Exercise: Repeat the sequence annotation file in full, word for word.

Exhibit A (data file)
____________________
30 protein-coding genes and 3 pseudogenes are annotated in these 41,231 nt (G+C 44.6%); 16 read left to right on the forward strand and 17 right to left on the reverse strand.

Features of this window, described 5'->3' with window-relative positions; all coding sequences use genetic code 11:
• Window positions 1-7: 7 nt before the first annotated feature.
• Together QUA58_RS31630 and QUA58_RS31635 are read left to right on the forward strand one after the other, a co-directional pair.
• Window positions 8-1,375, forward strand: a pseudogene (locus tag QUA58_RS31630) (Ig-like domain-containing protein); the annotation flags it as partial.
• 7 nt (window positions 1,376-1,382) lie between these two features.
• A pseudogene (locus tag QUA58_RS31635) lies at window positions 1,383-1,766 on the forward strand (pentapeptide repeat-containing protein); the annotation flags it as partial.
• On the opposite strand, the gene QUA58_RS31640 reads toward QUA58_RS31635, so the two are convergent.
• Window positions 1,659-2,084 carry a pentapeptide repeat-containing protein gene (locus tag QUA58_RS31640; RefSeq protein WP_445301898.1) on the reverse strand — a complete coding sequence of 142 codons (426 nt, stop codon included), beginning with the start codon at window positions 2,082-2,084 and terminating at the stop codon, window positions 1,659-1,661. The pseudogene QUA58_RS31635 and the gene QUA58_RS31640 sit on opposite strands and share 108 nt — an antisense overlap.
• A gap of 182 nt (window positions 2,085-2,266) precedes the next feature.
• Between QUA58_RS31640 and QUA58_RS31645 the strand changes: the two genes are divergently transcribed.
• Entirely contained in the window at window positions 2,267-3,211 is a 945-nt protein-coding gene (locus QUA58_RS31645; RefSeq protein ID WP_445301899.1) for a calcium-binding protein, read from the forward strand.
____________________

30 protein-coding genes and 3 pseudogenes are annotated in these 41,231 nt (G+C 44.6%); 16 read left to right on the forward strand and 17 right to left on the reverse strand.

Features of this window, described 5'->3' with window-relative positions; all coding sequences use genetic code 11:
• Window positions 1-7: 7 nt before the first annotated feature.
• Together QUA58_RS31630 and QUA58_RS31635 are read left to right on the forward strand one after the other, a co-directional pair.
• Window positions 8-1,375, forward strand: a pseudogene (locus tag QUA58_RS31630) (Ig-like domain-containing protein); the annotation flags it as partial.
• 7 nt (window positions 1,376-1,382) lie between these two features.
• A pseudogene (locus tag QUA58_RS31635) lies at window positions 1,383-1,766 on the forward strand (pentapeptide repeat-containing protein); the annotation flags it as partial.
• On the opposite strand, the gene QUA58_RS31640 reads toward QUA58_RS31635, so the two are convergent.
• Window positions 1,659-2,084 carry a pentapeptide repeat-containing protein gene (locus tag QUA58_RS31640; RefSeq protein WP_445301898.1) on the reverse strand — a complete coding sequence of 142 codons (426 nt, stop codon included), beginning with the start codon at window positions 2,082-2,084 and terminating at the stop codon, window positions 1,659-1,661. The pseudogene QUA58_RS31635 and the gene QUA58_RS31640 sit on opposite strands and share 108 nt — an antisense overlap.
• A gap of 182 nt (window positions 2,085-2,266) precedes the next feature.
• Between QUA58_RS31640 and QUA58_RS31645 the strand changes: the two genes are divergently transcribed.
• Entirely contained in the window at window positions 2,267-3,211 is a 945-nt protein-coding gene (locus QUA58_RS31645; RefSeq protein ID WP_445301899.1) for a calcium-binding protein, read from the forward strand.